Details of research activities of the SSAWC Working Group are provided below.


Publications resulting from the SSAWC project include the following:

Peters, C.E., Pasko, E., Strahlendorf, P., Holness, D.L., Tenkate, T. Solar ultraviolet radiation exposure among outdoor workers in three Canadian provinces. Annals of Work Exposures and Health 2019; 63(6): 679-688

Haynes, E., Kramer, D.M., Holness, D.L., Strahlendorf, P., Tenkate, T. With a little help from my friends: elements of successful integrated knowledge translation collaborative partnerships from three workplace-based occupational disease research projects. Work 2019; 62(2): 261-278

Haynes, E., Kramer, D.M., Strahlendorf, P., Holness, D.L., Kushner, R., Tenkate, T. A cross-Canada knowledge transfer and exchange workplace intervention targeting the adoption of sun safety programs and practices: Sun Safety at Work Canada. Safety Science 2018; 102: 238-250.

Kramer, D., Haynes, E., Holness, D.L., Strahlendorf, P., Kushner, R., Tenkate, T. Sun Safety at Work Canada: Baseline evaluation of outdoor workplaces recruited to participate in a sun safety knowledge transfer and exchange intervention. Safety Science 2017; 96: 172-182.

Kramer, D.M., Tenkate, T., Strahlendorf, P., Kushner, R., Gardner, A., Holness, D.L. Sun Safety at Work Canada: a multiple case study protocol to develop sun and heat safety programs and policies for outdoor workers. Implementation Science 2015; 10:97.

Tenkate, T. 12 ways to protect workers from the sun. Canadian Occupational Safety, Published on-line on May 6, 2019.

Tenkate, T. and Kushner, R. Outdoor workers exposed to dangerous solar radiation. Canadian Occupational Safety, August 18, 2015.



Despite the significant health and economic impacts of workplace exposure to solar UVR, occupational exposure measurements in most provinces, including Alberta, are not available. To help address this gap, CAREX Canada launched a study with support from Sun Safety at Work Canada working group partners, we answered:

1) What are the typical full-day solar radiation exposure levels for outdoor workers in Alberta, and what personal, work, or environmental factors lead to higher levels?

Through solar UVR sampling, we found that:

  • Outdoor workers in Alberta may be at considerable risk of solar UVR exposure in the summer months.

  • Almost half of the workers were exposed to levels that exceeded the international occupational exposure limit guideline, and some workers were exposed to levels 13 times the international guideline.

  • Those who worked outside for more hours or on sunny and mixed sunny/cloudy days were more likely to have higher daily doses.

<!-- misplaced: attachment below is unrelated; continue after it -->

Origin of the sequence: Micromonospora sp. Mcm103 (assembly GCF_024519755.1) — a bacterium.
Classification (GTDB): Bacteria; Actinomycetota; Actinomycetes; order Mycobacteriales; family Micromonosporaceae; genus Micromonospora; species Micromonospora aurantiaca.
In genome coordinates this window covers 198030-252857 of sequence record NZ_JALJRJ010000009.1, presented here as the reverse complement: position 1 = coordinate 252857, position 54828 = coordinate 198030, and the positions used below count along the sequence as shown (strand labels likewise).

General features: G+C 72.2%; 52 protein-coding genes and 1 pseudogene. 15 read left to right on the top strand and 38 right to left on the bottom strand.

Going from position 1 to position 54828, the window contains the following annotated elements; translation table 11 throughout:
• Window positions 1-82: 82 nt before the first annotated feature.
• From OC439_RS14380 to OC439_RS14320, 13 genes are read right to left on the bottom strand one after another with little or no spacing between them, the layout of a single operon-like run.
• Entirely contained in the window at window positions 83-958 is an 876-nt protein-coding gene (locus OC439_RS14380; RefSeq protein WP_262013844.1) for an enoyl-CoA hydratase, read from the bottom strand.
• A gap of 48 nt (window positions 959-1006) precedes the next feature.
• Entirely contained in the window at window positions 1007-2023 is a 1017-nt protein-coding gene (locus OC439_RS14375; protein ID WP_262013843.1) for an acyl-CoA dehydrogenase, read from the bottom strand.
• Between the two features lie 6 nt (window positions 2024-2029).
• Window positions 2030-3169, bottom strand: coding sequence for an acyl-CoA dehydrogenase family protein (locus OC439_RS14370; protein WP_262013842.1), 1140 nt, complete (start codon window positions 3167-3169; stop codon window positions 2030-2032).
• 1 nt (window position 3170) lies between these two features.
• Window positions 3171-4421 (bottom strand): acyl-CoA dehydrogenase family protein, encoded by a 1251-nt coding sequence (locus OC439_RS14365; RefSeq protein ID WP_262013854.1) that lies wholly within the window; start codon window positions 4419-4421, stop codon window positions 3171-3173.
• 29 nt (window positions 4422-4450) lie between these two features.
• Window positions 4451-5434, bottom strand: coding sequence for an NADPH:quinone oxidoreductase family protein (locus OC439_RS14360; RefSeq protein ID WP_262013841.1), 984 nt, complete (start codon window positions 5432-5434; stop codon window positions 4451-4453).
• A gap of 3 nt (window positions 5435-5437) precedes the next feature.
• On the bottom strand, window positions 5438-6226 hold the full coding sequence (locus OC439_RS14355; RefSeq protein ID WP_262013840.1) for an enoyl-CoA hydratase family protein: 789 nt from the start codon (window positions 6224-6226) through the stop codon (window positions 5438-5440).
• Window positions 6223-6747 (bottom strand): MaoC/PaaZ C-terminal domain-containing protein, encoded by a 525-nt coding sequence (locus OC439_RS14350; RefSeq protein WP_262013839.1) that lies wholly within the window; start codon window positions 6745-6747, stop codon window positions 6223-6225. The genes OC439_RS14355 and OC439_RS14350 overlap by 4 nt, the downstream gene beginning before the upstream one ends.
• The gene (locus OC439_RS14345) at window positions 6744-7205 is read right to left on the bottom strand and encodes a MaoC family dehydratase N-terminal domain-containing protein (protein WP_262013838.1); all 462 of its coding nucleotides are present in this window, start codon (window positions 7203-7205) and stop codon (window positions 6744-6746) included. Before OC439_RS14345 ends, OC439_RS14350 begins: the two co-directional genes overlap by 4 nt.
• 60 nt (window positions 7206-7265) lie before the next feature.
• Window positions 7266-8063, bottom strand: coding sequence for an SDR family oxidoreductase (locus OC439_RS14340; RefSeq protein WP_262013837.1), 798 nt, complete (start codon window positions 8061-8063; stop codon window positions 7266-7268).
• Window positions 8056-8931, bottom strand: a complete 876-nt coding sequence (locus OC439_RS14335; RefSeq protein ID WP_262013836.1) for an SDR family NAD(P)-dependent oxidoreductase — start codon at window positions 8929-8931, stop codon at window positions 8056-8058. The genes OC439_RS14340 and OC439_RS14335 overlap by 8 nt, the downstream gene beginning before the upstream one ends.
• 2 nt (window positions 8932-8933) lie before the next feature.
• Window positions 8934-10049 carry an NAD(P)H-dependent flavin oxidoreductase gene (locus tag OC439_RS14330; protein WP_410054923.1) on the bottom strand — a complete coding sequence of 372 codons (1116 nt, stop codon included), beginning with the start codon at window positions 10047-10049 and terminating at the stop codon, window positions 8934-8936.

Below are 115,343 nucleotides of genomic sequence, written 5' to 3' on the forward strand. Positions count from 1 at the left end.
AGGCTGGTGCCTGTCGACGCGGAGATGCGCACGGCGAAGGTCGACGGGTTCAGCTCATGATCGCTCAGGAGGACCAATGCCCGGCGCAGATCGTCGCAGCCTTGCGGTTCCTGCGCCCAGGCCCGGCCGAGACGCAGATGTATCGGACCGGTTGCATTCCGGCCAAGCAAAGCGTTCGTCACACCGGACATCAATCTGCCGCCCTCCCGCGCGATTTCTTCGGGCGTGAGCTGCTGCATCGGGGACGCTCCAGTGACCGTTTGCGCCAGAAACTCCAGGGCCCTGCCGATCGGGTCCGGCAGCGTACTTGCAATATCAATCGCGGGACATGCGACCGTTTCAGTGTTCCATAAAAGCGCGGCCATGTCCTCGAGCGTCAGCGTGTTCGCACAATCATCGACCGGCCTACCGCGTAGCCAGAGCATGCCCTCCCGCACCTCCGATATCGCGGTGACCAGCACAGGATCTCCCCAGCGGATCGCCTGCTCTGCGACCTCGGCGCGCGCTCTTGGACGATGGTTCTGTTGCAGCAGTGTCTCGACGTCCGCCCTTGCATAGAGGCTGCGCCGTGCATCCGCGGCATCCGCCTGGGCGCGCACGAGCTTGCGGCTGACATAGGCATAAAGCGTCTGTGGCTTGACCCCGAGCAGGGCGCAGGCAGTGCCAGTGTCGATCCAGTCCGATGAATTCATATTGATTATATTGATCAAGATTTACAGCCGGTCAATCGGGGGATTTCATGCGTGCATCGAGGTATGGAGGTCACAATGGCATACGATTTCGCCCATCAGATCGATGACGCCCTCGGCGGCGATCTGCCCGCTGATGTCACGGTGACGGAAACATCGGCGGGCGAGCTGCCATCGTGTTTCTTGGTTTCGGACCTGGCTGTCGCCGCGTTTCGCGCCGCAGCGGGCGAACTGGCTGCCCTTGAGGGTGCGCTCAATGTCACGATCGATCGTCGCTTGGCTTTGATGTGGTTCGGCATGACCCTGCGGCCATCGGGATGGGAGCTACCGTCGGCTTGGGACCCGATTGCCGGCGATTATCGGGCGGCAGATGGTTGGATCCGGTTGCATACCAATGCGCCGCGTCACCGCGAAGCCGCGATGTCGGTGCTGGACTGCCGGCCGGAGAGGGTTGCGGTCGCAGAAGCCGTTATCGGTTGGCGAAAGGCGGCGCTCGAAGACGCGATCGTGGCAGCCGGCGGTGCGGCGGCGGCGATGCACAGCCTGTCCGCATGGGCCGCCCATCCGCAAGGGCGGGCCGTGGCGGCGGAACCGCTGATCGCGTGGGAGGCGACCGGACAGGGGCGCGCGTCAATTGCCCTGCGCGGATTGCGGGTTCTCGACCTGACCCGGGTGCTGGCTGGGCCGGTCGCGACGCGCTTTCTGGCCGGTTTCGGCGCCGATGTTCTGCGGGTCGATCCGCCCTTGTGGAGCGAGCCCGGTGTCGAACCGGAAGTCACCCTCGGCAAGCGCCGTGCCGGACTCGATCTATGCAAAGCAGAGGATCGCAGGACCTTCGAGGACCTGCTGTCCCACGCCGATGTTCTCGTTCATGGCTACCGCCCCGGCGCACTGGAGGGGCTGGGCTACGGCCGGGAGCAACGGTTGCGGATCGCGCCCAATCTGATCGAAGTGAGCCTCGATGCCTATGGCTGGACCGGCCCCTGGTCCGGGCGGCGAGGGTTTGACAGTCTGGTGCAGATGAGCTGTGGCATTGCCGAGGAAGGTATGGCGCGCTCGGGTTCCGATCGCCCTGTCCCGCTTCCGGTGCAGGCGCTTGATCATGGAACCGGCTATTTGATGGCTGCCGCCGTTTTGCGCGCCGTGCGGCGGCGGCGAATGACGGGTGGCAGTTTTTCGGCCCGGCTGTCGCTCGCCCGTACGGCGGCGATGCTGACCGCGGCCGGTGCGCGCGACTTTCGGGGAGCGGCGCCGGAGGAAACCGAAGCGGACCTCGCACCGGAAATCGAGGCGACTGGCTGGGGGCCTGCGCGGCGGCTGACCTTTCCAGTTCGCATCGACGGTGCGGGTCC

2) What sun protection behaviours are being used by outdoor workers at work and leisure in Alberta?

Through worker surveys, we found that:

  • Outdoor workers were more likely to practice sun protection behaviours at work than at leisure.

  • At work, workers were more likely to wear protective clothing, hats, and sunscreen, but at leisure, they were more likely to seek shade.

  • As the number of hours spent outdoors at work and leisure increased, sun protection also increased.

3) What are the best practices for creating a sun exposure and skin cancer surveillance system for outdoor workers in Alberta?

By conducting a literature review and interviewing key informants, we found that:

  • There are few examples worldwide of jurisdictions that have surveillance systems in place to support the exposure and NMSC risk reduction in this vulnerable worker population.

  • Key barriers for designing and implementing an occupational surveillance program in Canada include underreporting/under-participation and a lack of funding and awareness.

  • Key facilitators include communication/collaboration, a simple reporting process, and long-term funding.

For more information, please refer to the CAREX Canada website


Study team and funder

Principal Investigator: Dr. Cheryl Peters

Co-Investigators: Dr. Victoria Arrandale, Dr. Sunil Kalia, Dr. Thomas Tenkate, Dr. Linn Holness

Collaborators: Ms. Lindsay Forsman-Phillips, Mr. Steve Quantz, Ms. Judith Purcell, Ms. Brenda Marsh, Ms. Nicole Braun, Mr. Merrill O’Donnell

Funder: Alberta Ministry of Labour and Immigration



Canadian researchers and dermatologists have developed sun safety messages for public health purposes, but these recommendations are often not feasible for outdoor workers to follow. The objective of this research is to develop a set of practical sun safety messages that will work for outdoor workers and their employers.

To accomplish this, the research team will consult with experts, collect information about sun safety messages for outdoor workers worldwide, and speak to outdoor workers, health and safety professionals, and employers to better understand what they need in terms of sun safety messages. Findings will be synthesized and presented in a workshop (including outdoor workers, industry and labour experts, dermatologists, and researchers), as well as during one-on-one focused interviews with stakeholders to achieve consensus on what exactly these messages need to convey. By creating practical, tailored sun safety messages for outdoor workers, this project aims to increase sun protective behaviours among outdoor workers and subsequently, to reduce the burden of solar UVR-related occupational disease.

This project is ongoing and results will be shared when available, tentatively in the summer of 2021.

Study team and funder

Principal Investigator: Dr. Cheryl Peters

Co-Investigators: Ms. Nicole Braun, Ms. Lindsay Forsman-Phillips, Dr. Thomas Tenkate

Funder: WorkSafeBC